Two miles away, the gun battle continued as police chased down the bank robbers. Eventually, they captured all three, including the 26-year-old Averhart.
Within nine months, a jury convicted Averhart of Yaros’ murder and recommended his execution. A judge set his date with the electric chair for Dec. 15, 1982.
Averhart promised to appeal “everything.” He was true to his word, and the Indiana Supreme Court overturned his death penalty twice, first in 1993, finding that his lawyer did a poor job, and again in 2002, over a problem that kept blacks off the jury at his second sentencing.
Chief Justice Randall Shepard dissented in 2002, pointing out that “24 jurors and two different trial judges have unanimously agreed that the state’s request for the death penalty was a just one.”
‘I WAS INVOLVED’
After their first setback, prosecutors promised to do whatever it takes “to see that the convicted murderer Rufus Lee Averhart (is) sentenced to the maximum penalty.”
In the end, he got a 74-year prison sentence. He’ll end up serving less than half that, thanks to good behavior.
Locked up for more than three decades, he has changed his name to Zolo Agona Azania in a nod to his African heritage.
Azania denies killing Yaros. In a jailhouse interview, he said: “I was involved. I was an accomplice.”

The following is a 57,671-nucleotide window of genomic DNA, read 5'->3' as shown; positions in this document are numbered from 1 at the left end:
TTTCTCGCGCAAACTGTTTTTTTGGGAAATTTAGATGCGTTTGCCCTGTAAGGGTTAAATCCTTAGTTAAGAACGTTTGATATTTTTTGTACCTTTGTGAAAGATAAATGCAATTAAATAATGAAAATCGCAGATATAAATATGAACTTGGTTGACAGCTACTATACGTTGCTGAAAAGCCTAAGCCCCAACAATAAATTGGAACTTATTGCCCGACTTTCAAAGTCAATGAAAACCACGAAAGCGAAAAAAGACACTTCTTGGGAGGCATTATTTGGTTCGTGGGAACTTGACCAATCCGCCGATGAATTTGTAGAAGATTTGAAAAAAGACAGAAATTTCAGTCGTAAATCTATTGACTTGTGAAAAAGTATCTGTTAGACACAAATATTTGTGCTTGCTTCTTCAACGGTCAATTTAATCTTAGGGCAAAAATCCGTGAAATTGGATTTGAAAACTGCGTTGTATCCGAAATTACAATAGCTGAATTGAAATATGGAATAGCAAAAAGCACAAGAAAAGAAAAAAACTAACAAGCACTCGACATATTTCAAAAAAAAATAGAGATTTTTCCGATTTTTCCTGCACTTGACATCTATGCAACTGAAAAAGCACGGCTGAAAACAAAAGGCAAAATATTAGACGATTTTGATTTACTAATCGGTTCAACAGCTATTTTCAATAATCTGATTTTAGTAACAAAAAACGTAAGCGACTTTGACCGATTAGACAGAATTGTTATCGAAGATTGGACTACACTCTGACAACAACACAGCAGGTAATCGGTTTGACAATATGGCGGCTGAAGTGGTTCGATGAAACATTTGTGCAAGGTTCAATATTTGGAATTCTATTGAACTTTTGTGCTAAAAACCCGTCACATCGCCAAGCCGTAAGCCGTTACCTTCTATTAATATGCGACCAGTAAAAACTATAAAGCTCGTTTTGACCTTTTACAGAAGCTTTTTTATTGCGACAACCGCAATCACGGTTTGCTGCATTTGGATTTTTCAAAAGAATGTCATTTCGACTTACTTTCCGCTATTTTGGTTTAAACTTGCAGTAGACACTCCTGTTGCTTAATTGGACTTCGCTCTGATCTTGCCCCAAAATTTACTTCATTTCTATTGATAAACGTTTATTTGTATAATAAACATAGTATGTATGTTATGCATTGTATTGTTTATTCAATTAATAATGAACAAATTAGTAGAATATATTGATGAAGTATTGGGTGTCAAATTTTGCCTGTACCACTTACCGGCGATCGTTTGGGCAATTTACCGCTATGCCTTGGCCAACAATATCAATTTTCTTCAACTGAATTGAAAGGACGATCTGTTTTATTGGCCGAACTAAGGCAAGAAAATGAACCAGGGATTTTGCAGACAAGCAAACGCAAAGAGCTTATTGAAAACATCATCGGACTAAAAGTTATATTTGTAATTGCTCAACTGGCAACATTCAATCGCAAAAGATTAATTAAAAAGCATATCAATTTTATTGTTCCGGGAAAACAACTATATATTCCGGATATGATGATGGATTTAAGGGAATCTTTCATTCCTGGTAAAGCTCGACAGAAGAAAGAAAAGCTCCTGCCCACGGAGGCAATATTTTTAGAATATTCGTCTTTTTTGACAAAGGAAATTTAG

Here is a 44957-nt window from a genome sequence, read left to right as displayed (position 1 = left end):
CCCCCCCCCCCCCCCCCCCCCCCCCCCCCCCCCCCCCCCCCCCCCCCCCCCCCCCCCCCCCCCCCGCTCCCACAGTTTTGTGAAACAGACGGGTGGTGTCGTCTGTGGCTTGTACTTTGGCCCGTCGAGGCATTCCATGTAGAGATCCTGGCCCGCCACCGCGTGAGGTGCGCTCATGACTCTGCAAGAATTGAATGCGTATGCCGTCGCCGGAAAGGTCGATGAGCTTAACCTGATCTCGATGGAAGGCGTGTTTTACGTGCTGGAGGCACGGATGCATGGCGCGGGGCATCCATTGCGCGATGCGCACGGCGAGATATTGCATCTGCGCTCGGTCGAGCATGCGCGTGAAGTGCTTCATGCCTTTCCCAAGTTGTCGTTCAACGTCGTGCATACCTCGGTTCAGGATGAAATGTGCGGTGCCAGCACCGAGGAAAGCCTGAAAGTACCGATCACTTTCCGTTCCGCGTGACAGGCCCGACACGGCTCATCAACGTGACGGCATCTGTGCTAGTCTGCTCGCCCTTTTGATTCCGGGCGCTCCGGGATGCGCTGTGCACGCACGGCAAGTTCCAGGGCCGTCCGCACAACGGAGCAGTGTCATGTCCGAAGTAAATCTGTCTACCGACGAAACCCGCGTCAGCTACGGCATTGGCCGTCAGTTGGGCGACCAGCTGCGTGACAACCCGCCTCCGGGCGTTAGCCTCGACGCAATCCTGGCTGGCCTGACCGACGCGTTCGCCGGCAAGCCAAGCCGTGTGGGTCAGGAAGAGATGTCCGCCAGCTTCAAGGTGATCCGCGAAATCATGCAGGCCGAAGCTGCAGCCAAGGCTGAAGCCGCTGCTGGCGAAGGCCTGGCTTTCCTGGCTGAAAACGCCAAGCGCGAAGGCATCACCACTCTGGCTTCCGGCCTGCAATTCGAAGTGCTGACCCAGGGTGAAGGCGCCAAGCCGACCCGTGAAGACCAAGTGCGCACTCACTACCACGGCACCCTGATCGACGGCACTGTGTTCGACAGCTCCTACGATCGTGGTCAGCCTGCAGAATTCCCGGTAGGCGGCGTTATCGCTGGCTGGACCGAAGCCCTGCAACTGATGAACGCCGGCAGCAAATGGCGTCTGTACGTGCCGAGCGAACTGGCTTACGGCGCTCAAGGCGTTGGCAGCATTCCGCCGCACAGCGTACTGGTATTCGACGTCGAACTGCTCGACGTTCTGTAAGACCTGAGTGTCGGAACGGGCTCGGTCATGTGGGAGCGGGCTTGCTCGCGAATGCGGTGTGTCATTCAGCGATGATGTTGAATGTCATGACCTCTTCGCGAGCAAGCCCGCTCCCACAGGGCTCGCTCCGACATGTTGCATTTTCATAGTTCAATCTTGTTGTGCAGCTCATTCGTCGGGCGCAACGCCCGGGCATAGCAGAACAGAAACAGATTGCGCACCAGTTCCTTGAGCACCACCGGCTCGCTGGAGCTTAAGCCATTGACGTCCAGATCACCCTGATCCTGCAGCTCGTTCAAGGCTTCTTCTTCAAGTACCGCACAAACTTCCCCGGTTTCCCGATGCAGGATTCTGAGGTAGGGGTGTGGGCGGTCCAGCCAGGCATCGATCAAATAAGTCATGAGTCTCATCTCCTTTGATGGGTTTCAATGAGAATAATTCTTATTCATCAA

The other bank robbers – David North and Ralph Hutson – each was sentenced to 60 years in prison. Both have been freed. Hutson declined to comment. North could not be reached.
Azania admits to another killing, that of 69-year-old Wick in 1972. As a teenager, Azania pleaded guilty to voluntary manslaughter and spent about eight years behind bars before persuading a judge to throw out that conviction on a technicality in 1982.
Prosecutors never pursued the Wick case further. Authorities said there would be little point now in retrying Azania because, in all likelihood, convicting him would result in a sentence of time served.
Azania has said he was framed in the 1981 bank robbery because he wouldn’t sell dope for a Gary police officer. He has written that, “Real information was whitewashed and covered up in order to hide the real reason why so many hands are at my throat.”
Yet his conviction still stands. As recently as February 2015, U.S. District Judge James T. Moody called the evidence against Azania “overwhelming.”
Only one of the robbers wore a blue suit. Witnesses identified that man as Yaros’ killer.
Authorities tied the .44 Magnum pistol that killed Yaros to Azania. They said police found the gun behind a supermarket along Azania’s escape route.
Azania said the police planted it there.
In 2008, prosecutors in Lake County, Ind. wanted to pursue the death penalty a third time, but some witnesses had died of old age.